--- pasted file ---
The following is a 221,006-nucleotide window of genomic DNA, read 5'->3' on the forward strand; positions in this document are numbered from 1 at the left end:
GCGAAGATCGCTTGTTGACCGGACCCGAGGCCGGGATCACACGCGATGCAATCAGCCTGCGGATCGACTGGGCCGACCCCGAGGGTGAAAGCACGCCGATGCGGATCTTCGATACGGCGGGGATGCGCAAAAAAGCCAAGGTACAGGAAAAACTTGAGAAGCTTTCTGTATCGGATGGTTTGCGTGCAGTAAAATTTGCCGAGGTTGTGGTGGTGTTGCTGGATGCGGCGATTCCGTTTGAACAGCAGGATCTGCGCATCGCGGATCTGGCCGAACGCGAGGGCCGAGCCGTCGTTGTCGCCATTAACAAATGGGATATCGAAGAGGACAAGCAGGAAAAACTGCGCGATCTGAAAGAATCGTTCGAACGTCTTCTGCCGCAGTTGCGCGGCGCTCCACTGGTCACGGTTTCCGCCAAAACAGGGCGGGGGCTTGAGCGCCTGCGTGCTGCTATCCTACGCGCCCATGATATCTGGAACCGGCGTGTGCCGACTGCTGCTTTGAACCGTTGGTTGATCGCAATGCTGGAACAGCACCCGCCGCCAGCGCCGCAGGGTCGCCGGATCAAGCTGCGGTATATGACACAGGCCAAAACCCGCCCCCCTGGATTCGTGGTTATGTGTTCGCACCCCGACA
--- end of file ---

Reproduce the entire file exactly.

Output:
The following is a 221,006-nucleotide window of genomic DNA, read 5'->3' on the forward strand; positions in this document are numbered from 1 at the left end:
GCGAAGATCGCTTGTTGACCGGACCCGAGGCCGGGATCACACGCGATGCAATCAGCCTGCGGATCGACTGGGCCGACCCCGAGGGTGAAAGCACGCCGATGCGGATCTTCGATACGGCGGGGATGCGCAAAAAAGCCAAGGTACAGGAAAAACTTGAGAAGCTTTCTGTATCGGATGGTTTGCGTGCAGTAAAATTTGCCGAGGTTGTGGTGGTGTTGCTGGATGCGGCGATTCCGTTTGAACAGCAGGATCTGCGCATCGCGGATCTGGCCGAACGCGAGGGCCGAGCCGTCGTTGTCGCCATTAACAAATGGGATATCGAAGAGGACAAGCAGGAAAAACTGCGCGATCTGAAAGAATCGTTCGAACGTCTTCTGCCGCAGTTGCGCGGCGCTCCACTGGTCACGGTTTCCGCCAAAACAGGGCGGGGGCTTGAGCGCCTGCGTGCTGCTATCCTACGCGCCCATGATATCTGGAACCGGCGTGTGCCGACTGCTGCTTTGAACCGTTGGTTGATCGCAATGCTGGAACAGCACCCGCCGCCAGCGCCGCAGGGTCGCCGGATCAAGCTGCGGTATATGACACAGGCCAAAACCCGCCCCCCTGGATTCGTGGTTATGTGTTCGCACCCCGACA